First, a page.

“Vail Resorts will redouble our efforts to find significant ways to minimise our carbon footprint through reducing our energy use to help address one of the most serious challenges facing our worldwide community.”

Thin cover at Breckenridge

Thin snow cover at Breckenridge (Vail Resorts)


Two more big US ski resort operators – Powdr Corporation and Boyne Resorts – have also signed up.

Other resort signatories to the open letter include:  Arapahoe Basin and Telluride Ski & Golf in Colorado; Taos Ski Valley in New Mexico; Sugarbush, Squaw Valley, Soda Springs, Mountain High in California; Killington in Vermont; Deer Valley in Utah; Big Sky in Montana; and Crystal Mountain in Washington State.

There is also support from state ski associations in California and Vermont and snowsports businesses, including Burton Snowboards.

While winter sports are not the most environmentally friendly of pursuits, ski resorts in the US and around the world have begun to tackle the issue.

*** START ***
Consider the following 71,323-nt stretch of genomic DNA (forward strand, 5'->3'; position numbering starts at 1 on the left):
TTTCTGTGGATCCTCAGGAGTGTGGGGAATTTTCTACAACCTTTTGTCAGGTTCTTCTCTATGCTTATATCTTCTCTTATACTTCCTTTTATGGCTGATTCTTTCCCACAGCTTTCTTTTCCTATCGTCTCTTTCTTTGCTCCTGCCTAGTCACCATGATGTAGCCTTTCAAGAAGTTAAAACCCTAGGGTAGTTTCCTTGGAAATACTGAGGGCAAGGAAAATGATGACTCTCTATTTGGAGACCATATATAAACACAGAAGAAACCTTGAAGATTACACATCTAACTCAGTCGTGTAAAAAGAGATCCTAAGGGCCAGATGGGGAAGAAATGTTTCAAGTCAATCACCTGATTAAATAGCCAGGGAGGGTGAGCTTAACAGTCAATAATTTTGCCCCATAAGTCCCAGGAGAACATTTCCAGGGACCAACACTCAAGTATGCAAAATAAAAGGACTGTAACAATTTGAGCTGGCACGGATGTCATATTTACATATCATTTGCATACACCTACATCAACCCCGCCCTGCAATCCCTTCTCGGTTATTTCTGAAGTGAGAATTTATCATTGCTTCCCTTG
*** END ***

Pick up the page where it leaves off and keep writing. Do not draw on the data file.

It’s not only good for the planet, it’s in their interests as global warming from greenhouse gas emissions threaten shorter winters with less snow. 

Polluting near ski resorts, British Columbia - Canada

Pollution near ski resorts in British Columbia, Canada

Shape of things to come?

Shape of things to come?

Although the US enjoyed bumper snowfall this winter, with some resorts still operating long after their usual closing dates, the snow was late coming and a warm November delayed several openings.  

Further snowfall needed

More snow needed

So resorts are setting targets to reduce their carbon footprint, making more use of renewable energy sources such as solar and wind power.

The National Ski Areas Association, which covers the US and Canada, has a Sustainable Slopes Charter. 

So far 195 ski areas (75 per cent of North American resorts by skier visits) have agreed to abide by the charter and take steps to improve their environmental performance.

The California-based environmental organisation Protect Our Winters is stepping up its action on climate change.